aura

Karyna Grey Sweatshirt

Maya Villiger for Turned Out

"I think "aura" is something that only somebody else can see, and they only see as much of it as they want to. It's all in the other person's eyes" - Andy Warhol

I like this quote. I thought of it today because:

i) I was wearing faded jeans and a white loose linen knit pullover and someone (whom I don't especially like, she being catty), said with a (catty) laugh, "You really love that top don't you, you don't seem to wear anything else. And with the exact same jeans too."

I would have rather not said anything, because, really, did such a comment deserve a response at all? But to ignore an acquaintance in front of plenty of people we both know would be rude (as if she cared when she made that comment). So I responded: "Oh, I don't know what else I'll rather wear." And I meant that in the most neutral, matter-of-fact way possible.

I don't think she'd get it the way I meant it. For instance, Maya Villiger's girls on Turned Out are so appealing to me, whereas other people may just see a bunch of girls with messy hair, awkwardly baggy clothes, and a profusion of grey sweatshirts. But it's all in the other person's eyes. When I look through Turned Out, I feel like I've found a tribe of women who understand why the right pair of shorts and the right t-shirt is the best outfit in the world, and for whom a fraying grey sweatshirt is a beautiful thing. Imagine if I tried to explain this to my acquaintance. She'd just think I'm being pretentious.

ii) I found an old bracelet I bought at the V&A museum in London in 2007. It cost maybe GBP3, I can't remember. I do remember that I liked it because it was described as a medieval design, a example of how a typical woman of that time began adorning herself (something like that). It looked so simple, so unassuming, and yet decorative. I found it touching, compared to all the ornate jewellery sitting nearby.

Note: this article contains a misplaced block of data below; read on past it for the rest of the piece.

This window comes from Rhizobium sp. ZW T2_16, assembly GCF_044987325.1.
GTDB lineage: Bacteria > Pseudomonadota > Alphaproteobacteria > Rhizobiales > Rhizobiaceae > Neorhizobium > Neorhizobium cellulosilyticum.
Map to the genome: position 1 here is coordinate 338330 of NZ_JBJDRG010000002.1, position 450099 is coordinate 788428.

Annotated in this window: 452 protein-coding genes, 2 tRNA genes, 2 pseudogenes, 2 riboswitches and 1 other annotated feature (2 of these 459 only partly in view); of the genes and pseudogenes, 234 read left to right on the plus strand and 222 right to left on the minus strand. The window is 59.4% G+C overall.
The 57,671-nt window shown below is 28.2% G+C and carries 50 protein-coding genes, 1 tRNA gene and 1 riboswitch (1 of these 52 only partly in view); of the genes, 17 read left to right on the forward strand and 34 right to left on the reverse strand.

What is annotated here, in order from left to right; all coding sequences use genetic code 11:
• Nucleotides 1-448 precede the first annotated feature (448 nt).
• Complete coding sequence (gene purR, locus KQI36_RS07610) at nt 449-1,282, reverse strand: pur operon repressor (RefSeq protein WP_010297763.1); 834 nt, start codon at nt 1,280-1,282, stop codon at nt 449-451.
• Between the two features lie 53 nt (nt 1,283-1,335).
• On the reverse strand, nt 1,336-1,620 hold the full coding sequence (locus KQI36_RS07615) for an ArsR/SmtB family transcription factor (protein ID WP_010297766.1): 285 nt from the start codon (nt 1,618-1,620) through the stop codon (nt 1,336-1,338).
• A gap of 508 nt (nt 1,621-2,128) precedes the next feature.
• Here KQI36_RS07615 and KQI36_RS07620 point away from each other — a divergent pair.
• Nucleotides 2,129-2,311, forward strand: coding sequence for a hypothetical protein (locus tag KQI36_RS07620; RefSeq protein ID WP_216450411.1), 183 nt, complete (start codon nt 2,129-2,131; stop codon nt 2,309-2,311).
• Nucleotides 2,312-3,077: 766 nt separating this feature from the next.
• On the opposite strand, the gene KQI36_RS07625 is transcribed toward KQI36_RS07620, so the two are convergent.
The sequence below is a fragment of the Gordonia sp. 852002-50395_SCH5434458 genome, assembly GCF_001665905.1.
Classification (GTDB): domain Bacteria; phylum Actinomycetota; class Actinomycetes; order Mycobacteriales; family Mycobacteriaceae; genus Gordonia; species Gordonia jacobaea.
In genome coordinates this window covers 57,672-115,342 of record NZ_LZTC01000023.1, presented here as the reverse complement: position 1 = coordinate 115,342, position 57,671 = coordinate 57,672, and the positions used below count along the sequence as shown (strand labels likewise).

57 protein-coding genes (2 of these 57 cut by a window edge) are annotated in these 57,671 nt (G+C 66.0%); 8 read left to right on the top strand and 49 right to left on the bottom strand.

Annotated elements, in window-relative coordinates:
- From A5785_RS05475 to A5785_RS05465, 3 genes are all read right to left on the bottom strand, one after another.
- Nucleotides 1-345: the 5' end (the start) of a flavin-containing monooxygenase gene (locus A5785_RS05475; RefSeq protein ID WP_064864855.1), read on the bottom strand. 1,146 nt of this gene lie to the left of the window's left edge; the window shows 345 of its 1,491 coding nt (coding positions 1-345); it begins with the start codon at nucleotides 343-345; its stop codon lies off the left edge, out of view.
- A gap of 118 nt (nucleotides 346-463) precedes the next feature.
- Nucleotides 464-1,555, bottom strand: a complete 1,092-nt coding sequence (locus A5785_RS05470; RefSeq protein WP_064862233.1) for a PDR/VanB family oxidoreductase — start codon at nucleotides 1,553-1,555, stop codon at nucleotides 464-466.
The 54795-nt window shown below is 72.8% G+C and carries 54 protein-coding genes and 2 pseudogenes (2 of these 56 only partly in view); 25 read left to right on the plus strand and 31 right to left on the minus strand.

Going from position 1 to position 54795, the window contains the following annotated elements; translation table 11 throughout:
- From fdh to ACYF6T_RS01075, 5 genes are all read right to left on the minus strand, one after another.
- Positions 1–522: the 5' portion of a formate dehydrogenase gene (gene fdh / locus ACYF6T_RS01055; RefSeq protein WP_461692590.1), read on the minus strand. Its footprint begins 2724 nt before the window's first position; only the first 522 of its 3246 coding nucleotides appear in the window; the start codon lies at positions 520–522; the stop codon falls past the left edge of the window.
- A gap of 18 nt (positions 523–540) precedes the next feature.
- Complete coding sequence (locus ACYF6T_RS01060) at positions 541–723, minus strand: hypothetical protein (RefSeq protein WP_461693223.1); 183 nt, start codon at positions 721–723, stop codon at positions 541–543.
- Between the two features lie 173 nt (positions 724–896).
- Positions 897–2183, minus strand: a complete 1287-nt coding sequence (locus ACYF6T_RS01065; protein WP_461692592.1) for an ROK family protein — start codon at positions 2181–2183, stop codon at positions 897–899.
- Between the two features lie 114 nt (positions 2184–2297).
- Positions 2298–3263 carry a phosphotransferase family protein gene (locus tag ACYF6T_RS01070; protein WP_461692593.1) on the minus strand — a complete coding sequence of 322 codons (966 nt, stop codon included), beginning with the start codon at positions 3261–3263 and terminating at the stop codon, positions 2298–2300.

I wore it for the entire trip and for nearly a year after I got home, and then I put it away and haven't looked at it since until yesterday. It's curiously modern no?

IMG_8181

I like the idea that if I looked back a thousand-odd years, a woman would be wearing this going about her business, and today, I could wear it, and go about my business. It doesn't mean anything to anyone but me. And I liked that thought and decided to wear it today.

Picture from turned out

Comments

S said…
truly lovely post, lin. I love how you picked two different stories to relate to that beautiful quote. Your writing is captivating. I also have a friend who always seems to point out (not quite so rudely) whenever it seems I'm wearing the same thing all the time. She even does this when I seem to be putting my son in the same clothes. I never know how to respond. I think you handled the situation with grace.